I’ve been reading horror fiction for enough time to remember at least a few times when a “New Wave” swept through the genre, so I am not at all surprised that the phenomena seems to be happening again. I am not sure that writers like being affiliated with any such movements, but if Ania Ahlborn is considered one, then the latest wave is really going to be worth looking into, because Brother is one powerful novel; disturbing, violent, and as deep and dark as the wild woodland in which it is set. What makes it extra harrowing is that there isn’t even a peep of the supernatural in this chilling novel; all it’s evil takes place in the human heart.
Brother is the story of the Morrow family, as twisted a set of murderers as any, who live in a crooked house in the wilds of Appalachia. Mother Claudine, and the father, Wade, are unrepentant serial killers who send older son Ray, who calls himself Rebel, and younger son Michael out to kidnap girls for their mom to “play” with. Rebel joins in on the killing as well, but it’s Michael’s job to dispose of the girls once they are dead, one he does with joyless efficiency. In fact Michael and sister Misty Dawn seem to exist only as objects for the rest of the family to torment, so much so that Misty, in an act of crushing loneliness tries to seduce Michael, who is both tantalized and too terrified to act. Then Rebel, takes Michael with him to a tiny near-by town, Dahlia, where he has a secret girlfriend. That is where Michael meets Alice, who shows him the small wonders of a forbidden world, like goth rock, big macs, and a movie theatre. At first Michael is too stunned to do much more than stare in bewilderment at this fresh modern girl who seems to offer him a glimmer of hope for a normal life. Rebel, however, alternately bullying and cajoling, tries to prod Michael, who is more his servant than his brother, that the only way to get a girl like Alice is to make her one of the Family, and bring her into the fold.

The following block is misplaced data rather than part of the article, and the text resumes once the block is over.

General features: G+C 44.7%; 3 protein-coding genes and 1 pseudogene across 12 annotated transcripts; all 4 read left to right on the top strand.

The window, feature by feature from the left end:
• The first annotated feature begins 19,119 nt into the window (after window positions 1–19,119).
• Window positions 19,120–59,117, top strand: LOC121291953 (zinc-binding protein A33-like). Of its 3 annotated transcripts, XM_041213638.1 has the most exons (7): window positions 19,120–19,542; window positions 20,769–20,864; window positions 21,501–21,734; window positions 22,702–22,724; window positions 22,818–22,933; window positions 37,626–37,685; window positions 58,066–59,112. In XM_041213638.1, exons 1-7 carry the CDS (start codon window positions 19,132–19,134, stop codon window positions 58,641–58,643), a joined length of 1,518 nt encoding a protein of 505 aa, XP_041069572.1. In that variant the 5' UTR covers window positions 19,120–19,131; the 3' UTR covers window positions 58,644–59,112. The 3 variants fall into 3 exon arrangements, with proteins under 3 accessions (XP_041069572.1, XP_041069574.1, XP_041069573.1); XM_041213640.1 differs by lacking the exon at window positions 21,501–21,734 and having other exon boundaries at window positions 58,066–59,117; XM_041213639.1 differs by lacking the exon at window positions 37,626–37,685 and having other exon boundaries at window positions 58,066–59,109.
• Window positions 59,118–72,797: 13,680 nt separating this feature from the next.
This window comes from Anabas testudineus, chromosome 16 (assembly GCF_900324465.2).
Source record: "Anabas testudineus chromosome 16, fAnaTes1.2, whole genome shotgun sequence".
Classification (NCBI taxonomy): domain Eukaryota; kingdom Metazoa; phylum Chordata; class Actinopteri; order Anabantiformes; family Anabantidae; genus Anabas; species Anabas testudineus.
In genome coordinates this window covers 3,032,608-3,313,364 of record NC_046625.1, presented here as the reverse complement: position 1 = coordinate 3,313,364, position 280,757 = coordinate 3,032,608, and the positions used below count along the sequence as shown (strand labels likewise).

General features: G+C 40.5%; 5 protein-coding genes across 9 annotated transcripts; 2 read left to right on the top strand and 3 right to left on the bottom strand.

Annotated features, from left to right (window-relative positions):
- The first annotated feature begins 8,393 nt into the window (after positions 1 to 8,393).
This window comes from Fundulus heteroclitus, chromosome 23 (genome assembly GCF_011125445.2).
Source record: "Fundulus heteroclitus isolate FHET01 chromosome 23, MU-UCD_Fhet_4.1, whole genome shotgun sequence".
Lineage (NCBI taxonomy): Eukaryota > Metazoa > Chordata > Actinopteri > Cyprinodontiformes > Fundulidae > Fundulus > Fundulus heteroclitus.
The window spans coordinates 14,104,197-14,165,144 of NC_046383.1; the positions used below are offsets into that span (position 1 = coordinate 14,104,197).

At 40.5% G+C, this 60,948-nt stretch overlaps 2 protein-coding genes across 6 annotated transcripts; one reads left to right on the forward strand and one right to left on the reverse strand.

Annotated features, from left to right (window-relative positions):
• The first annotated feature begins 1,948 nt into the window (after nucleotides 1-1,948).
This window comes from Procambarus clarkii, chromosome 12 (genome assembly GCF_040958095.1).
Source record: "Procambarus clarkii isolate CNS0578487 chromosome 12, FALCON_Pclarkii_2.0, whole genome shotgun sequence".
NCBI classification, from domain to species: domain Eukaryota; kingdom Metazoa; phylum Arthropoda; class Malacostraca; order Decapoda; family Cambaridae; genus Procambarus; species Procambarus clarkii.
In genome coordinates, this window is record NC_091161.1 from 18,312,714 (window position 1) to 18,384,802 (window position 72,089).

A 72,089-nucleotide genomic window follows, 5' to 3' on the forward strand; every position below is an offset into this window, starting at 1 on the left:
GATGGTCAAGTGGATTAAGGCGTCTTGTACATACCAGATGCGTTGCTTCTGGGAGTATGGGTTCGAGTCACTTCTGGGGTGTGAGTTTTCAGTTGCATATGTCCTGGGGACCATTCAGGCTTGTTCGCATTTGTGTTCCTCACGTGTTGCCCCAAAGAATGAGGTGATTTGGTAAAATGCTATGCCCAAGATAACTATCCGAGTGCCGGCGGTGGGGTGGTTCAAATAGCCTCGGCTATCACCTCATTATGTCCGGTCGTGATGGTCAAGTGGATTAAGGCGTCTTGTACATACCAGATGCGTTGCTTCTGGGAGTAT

Even in such a brutal book, Ms. Ahlborn’s characters help drive the narrative. Rebel is so compelling and evil that the power of his personality has collapsed in upon itself, and he is more a black hole than a human. Michael is a whipped dog, with a tiny spark of misplaced loyalty, and a strand of strength that makes his hopes poignant. Misty Dawn simply broke my heart.
The story, unbearably tense, is told mainly in 1980’s, but a handful of flashbacks that deal with Michael’s childhood, and eldest sister Lauralynn, who disappeared to live with Grandma and Grandpa, artfully reveals the underpinnings of the plot, and deftly foreshadows the story’s ending, which was, even in such a tough novel, both shocking and tragic. Ms. Ahlborn’s taut prose does an exceptional job of creating an atmosphere of unending fear and nervousness, as it seems it’s all that Michael can do to get through a day without being beaten or having to steal and kill. It’s really saying something that as twisted as this book was, the end still managed to catch me off guard and leave me breathless. The only thing that bothered me about this book is the thing that makes it so one-of-a-kind. It’s so bleak and unforgiving that although I have said it before I am really saying it now; this book is not for the faint of heart.